Earlier this morning, I was enjoying my own "time out" (AKA: In the bathroom) and was discovered by daughter who although now demands "a little privacy" when she is on the potty… will not grant me any when I'm in there.
Upon looking at her tiny face comically frozen between the door frame and the door, It occurred to me that parenthood has bestowed upon me an awareness that most Americans don’t seem to share: The knowledge that no matter how quiet it may get, no matter how remote of a location you may find yourself in, no matter the hour or the day…there is always someone listening to every word and watching your every move(ment).
Perhaps privacy has been an illusion all along. A mythical thing as highly sought after as the holy grail. Like members in our household, there are a growing number of people in our cities as well...and privacy seems to elude us all. In reading the controversial news of the NSA legally listening in on our phone calls and invading our privacy, I can't help but think that although there are millions more people in our cities now than there were in the Wild Wild West it seems to me that we still have the same level of privacy we had two centuries ago.
Technology and the NSA have replaced the curious barkeep and the creepy evesdropper outside the saloon. Technology (in a sense) has been the great equalizer preventing us all (good or evil) from blending into the crowd.
On April 11, 2013 Business Technology published and article by Catherine Bennett
"A recent study in Scientific Reports entitled ‘Unique in the Crowd: The privacy bounds of human mobility’ reveals that only four data points from a mobile phone are needed to directly track and identify the user."...
Whenever a phone is switched on, its location can be identified through its connection to the network. But now it is not only location data that can be determined, but the actual identity of the user. In effect, if they own a mobile phone, it is impossible for anyone to be anonymous any more.
Yves-Alexandre de Montjoye, the lead researcher for the study, compared the process to fingerprinting.
“In the 1930s, it was shown that you need 12 points to uniquely identify and characterise a fingerprint”. The team, based at both MIT and the Université Catholique du Louvain in Belgium, did “the exact same thing but with mobility traces”. Mobility traces are the automatic paths our phones leave as we use them – whether we send a text, make a phone call or download an app
Andrew O'Connell reported just one month later, in May of 2013, on Harvard's Personal Genome Project: "In the name of science, 2,500 people have participated in Harvard's Personal Genome Project, anonymously sharing DNA data along with such information as histories of depression and sexually transmitted disease. But Harvard Privacy Lab director Latanya Sweeney demonstrates what "anonymous" really means. Of 579 participants who listed their birth dates, ZIP codes, and genders, her team was able to identify 42% by name using public records. Previously she was able to identify up to87% of the U.S. population with just ZIP code, birth date, and gender." SOURCE: Harvard Professor Re-Identifie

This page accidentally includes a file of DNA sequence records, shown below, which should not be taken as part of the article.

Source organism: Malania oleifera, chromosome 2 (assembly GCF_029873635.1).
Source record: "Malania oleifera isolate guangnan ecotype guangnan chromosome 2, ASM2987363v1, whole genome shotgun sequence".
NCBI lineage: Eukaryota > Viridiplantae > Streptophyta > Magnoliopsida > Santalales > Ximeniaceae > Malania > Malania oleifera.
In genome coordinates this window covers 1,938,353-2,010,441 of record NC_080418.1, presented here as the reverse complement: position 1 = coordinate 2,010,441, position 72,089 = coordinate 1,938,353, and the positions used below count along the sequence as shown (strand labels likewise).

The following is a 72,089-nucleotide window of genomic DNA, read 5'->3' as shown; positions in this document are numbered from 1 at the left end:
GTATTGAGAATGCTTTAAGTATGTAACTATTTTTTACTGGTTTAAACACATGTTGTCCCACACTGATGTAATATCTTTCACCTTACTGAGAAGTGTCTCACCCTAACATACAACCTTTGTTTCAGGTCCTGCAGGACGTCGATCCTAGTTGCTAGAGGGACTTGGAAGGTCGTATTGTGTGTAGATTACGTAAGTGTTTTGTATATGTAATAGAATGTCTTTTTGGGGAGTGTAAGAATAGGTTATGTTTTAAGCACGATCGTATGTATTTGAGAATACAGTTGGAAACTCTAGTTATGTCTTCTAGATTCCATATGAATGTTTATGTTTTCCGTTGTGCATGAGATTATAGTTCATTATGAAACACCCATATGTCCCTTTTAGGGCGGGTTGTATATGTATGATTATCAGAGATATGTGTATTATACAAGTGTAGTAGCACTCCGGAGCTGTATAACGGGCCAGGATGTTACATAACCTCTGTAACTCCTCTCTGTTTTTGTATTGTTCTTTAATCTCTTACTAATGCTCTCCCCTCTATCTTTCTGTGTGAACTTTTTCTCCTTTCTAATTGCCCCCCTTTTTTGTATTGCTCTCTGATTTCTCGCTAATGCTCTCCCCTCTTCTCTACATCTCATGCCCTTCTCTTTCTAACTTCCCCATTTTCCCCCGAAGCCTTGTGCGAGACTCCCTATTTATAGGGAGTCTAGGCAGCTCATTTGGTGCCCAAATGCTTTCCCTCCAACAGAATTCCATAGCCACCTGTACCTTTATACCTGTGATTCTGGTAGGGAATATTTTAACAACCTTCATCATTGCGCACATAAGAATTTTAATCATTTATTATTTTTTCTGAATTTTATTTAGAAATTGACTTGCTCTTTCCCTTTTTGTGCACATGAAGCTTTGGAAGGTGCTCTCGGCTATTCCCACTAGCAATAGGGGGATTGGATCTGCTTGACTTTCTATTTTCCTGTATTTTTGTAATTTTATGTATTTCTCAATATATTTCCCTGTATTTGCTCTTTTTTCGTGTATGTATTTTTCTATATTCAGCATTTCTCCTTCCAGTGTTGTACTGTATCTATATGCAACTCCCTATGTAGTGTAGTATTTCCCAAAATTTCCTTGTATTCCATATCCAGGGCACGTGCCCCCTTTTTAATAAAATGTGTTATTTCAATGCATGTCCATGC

The sheer number of people on this planet are increasing exponentially every minute but the only thing that seems to be increasing regarding privacy over the years, is our expectation of having it…and the disappointing realization that we still don't...and likely never will.
In May of 2013,The Business Insider Edition of the Associated Press released “Drones With Facial Recognition Technology Will End Anonymity, Everywhere” by Andrew Conte in which the almost science fiction capabilities of facial recognition and technological cross-referencing was used to successfully aid in the capture of the Boston Marathon bombers.
He wrote: “The technology, to be sure, remains in its infancy. Yet cyber experts believe it's only a matter of years — and research dollars — until computers can identify almost anyone instantly. Computers then could use electronic data to immediately construct an intimate dossier about the person, much of it from available information online that many people put out there themselves.
From seeing just the image of a face, computers will find its match in a database of millions of driver's license portraits and photos on social media sites. From there, the computer will link to the person's name and details such as their Social Security number, preferences, hobbies, family and friends. Adding that capability to drones that can fly into spaces where planes cannot — machines that can track a person moving about and can stay aloft for days — means that people will give up privacy as well as the concept of anonymity.”
Perhaps we shouldn't be too surprised that the NSA is just as capable of opening the bathroom door when we're sitting down, as a 3yr old... and from time to time probably will.